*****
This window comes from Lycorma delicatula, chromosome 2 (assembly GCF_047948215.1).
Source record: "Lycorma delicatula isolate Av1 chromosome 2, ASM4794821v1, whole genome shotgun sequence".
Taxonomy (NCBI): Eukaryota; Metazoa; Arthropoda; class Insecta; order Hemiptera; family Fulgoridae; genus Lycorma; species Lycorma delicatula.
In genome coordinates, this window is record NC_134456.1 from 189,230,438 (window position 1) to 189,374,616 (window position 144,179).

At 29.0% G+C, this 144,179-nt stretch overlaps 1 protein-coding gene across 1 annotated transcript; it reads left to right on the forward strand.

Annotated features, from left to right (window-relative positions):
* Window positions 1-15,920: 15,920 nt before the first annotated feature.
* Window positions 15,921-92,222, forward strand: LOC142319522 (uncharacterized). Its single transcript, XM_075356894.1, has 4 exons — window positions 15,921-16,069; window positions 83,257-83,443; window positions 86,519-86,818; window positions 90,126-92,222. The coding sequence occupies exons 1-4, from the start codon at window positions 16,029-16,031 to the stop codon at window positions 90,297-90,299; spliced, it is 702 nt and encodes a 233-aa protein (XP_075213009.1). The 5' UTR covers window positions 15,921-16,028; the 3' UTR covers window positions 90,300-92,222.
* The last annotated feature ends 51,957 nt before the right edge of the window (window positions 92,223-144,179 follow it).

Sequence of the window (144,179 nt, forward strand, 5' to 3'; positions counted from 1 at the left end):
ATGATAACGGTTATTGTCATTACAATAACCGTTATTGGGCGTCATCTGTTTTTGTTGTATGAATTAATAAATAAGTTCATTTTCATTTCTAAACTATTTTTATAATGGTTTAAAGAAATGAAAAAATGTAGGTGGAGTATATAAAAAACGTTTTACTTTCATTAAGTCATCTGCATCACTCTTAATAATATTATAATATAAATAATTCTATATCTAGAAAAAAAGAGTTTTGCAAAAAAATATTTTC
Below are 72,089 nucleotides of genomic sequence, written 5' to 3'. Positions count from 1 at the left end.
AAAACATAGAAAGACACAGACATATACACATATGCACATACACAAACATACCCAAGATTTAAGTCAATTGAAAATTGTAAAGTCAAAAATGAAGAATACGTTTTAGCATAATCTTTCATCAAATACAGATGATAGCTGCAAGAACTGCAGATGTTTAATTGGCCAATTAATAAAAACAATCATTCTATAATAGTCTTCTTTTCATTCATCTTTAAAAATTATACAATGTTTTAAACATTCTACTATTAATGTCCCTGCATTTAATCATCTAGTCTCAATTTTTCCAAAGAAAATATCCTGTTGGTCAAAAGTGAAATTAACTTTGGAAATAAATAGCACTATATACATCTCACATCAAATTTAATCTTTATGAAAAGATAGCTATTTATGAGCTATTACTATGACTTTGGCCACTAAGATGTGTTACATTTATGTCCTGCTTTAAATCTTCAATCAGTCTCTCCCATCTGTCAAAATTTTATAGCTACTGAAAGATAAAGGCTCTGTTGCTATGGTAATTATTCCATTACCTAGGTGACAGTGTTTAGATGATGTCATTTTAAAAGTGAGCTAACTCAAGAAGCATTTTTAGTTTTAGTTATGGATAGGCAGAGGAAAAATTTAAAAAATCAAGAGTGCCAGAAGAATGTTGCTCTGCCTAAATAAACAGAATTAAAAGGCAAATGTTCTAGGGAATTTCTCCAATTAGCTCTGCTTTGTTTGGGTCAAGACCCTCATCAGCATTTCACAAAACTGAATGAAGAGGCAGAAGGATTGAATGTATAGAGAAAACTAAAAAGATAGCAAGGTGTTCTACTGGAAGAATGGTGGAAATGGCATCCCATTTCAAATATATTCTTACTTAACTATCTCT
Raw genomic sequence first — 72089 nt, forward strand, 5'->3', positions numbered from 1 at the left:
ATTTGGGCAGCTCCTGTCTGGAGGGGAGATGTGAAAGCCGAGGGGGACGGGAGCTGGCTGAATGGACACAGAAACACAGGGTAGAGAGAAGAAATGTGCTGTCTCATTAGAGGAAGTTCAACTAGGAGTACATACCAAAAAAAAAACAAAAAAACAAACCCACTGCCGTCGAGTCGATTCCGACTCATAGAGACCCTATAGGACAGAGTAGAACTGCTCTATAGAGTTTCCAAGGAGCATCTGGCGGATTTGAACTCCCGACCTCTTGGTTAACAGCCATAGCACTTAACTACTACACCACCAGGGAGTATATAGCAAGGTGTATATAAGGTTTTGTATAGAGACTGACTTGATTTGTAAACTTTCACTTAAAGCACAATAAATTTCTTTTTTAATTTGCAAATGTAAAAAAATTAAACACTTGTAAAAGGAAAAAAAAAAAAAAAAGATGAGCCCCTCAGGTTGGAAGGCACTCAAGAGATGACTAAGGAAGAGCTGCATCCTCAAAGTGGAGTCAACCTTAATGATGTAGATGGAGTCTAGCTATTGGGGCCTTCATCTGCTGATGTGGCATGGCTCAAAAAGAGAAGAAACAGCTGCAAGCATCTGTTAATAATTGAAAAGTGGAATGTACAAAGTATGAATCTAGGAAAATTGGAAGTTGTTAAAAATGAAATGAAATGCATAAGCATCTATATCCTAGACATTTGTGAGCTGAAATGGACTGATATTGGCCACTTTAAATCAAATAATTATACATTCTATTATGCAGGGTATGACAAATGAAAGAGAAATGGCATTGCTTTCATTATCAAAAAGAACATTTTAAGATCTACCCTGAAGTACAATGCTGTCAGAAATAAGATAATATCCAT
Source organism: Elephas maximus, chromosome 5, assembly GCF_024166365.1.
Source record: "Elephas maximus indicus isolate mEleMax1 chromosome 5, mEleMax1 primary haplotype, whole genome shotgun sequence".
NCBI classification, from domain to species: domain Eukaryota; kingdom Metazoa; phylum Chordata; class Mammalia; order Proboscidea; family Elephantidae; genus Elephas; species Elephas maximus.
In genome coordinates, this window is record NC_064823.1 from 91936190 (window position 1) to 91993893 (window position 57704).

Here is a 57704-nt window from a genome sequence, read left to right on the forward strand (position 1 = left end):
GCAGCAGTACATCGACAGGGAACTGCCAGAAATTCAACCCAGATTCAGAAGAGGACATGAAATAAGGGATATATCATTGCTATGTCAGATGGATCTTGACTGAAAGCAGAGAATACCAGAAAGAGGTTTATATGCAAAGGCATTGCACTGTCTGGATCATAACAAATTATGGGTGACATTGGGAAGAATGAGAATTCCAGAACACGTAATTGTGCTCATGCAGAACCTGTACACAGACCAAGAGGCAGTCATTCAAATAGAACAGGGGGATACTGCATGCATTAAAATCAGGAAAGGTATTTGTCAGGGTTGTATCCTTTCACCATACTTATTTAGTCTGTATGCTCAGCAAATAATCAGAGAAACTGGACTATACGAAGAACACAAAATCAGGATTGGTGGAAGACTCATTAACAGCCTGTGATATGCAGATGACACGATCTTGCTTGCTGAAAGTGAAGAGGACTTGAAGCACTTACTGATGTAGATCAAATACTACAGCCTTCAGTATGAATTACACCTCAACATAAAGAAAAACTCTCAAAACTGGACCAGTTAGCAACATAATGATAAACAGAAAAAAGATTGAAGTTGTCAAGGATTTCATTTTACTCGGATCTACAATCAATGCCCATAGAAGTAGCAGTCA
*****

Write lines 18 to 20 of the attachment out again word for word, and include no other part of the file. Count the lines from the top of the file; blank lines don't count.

NCBI classification, from domain to species: domain Eukaryota; kingdom Metazoa; phylum Chordata; class Mammalia; order Proboscidea; family Elephantidae; genus Elephas; species Elephas maximus.
In genome coordinates, this window is record NC_064823.1 from 91936190 (window position 1) to 91993893 (window position 57704).

Here is a 57704-nt window from a genome sequence, read left to right on the forward strand (position 1 = left end):